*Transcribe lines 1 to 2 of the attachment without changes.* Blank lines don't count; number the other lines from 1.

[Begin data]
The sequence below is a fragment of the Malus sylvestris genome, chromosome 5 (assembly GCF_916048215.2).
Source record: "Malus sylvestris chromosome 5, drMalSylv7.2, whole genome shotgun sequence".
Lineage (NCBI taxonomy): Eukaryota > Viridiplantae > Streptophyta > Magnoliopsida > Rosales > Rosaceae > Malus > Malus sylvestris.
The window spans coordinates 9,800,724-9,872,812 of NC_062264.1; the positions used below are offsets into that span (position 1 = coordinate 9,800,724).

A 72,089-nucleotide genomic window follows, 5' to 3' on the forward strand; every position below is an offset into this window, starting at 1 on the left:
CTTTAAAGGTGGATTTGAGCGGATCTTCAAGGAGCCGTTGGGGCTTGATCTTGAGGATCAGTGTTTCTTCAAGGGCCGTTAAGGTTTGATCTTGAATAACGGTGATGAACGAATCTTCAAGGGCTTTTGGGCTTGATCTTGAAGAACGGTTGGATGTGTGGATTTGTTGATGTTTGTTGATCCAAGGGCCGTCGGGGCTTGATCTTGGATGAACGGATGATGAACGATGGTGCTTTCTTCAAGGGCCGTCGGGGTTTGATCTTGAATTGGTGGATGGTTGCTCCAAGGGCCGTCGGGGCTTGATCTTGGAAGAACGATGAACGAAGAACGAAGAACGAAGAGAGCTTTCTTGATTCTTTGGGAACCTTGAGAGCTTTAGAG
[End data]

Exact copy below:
The sequence below is a fragment of the Malus sylvestris genome, chromosome 5 (assembly GCF_916048215.2).
Source record: "Malus sylvestris chromosome 5, drMalSylv7.2, whole genome shotgun sequence".